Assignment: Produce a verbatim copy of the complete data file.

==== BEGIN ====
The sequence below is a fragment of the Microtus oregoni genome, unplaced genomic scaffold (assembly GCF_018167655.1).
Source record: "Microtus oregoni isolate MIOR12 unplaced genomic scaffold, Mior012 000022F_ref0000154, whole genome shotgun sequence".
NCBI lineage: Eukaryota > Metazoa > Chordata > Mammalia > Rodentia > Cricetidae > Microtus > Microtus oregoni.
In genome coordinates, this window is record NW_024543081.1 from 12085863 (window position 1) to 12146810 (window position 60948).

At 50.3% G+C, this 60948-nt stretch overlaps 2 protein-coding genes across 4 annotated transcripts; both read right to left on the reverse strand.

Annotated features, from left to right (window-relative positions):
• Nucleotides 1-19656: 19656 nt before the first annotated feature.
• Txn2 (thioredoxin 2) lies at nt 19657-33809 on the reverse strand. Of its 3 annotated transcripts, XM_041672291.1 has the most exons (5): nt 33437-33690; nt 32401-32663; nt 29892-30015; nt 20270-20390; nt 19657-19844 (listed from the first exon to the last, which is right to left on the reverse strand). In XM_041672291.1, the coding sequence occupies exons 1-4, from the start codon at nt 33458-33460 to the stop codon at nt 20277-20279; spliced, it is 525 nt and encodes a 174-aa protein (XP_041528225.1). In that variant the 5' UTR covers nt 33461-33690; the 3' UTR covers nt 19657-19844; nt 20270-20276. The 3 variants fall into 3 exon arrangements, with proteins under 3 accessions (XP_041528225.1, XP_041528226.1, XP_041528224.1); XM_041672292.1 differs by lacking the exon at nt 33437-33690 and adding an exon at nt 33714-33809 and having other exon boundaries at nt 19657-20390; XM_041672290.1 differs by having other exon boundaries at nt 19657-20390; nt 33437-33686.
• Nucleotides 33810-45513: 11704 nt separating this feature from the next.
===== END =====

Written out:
The sequence below is a fragment of the Microtus oregoni genome, unplaced genomic scaffold (assembly GCF_018167655.1).
Source record: "Microtus oregoni isolate MIOR12 unplaced genomic scaffold, Mior012 000022F_ref0000154, whole genome shotgun sequence".
NCBI lineage: Eukaryota > Metazoa > Chordata > Mammalia > Rodentia > Cricetidae > Microtus > Microtus oregoni.
In genome coordinates, this window is record NW_024543081.1 from 12085863 (window position 1) to 12146810 (window position 60948).

At 50.3% G+C, this 60948-nt stretch overlaps 2 protein-coding genes across 4 annotated transcripts; both read right to left on the reverse strand.

Annotated features, from left to right (window-relative positions):
• Nucleotides 1-19656: 19656 nt before the first annotated feature.
• Txn2 (thioredoxin 2) lies at nt 19657-33809 on the reverse strand. Of its 3 annotated transcripts, XM_041672291.1 has the most exons (5): nt 33437-33690; nt 32401-32663; nt 29892-30015; nt 20270-20390; nt 19657-19844 (listed from the first exon to the last, which is right to left on the reverse strand). In XM_041672291.1, the coding sequence occupies exons 1-4, from the start codon at nt 33458-33460 to the stop codon at nt 20277-20279; spliced, it is 525 nt and encodes a 174-aa protein (XP_041528225.1). In that variant the 5' UTR covers nt 33461-33690; the 3' UTR covers nt 19657-19844; nt 20270-20276. The 3 variants fall into 3 exon arrangements, with proteins under 3 accessions (XP_041528225.1, XP_041528226.1, XP_041528224.1); XM_041672292.1 differs by lacking the exon at nt 33437-33690 and adding an exon at nt 33714-33809 and having other exon boundaries at nt 19657-20390; XM_041672290.1 differs by having other exon boundaries at nt 19657-20390; nt 33437-33686.
• Nucleotides 33810-45513: 11704 nt separating this feature from the next.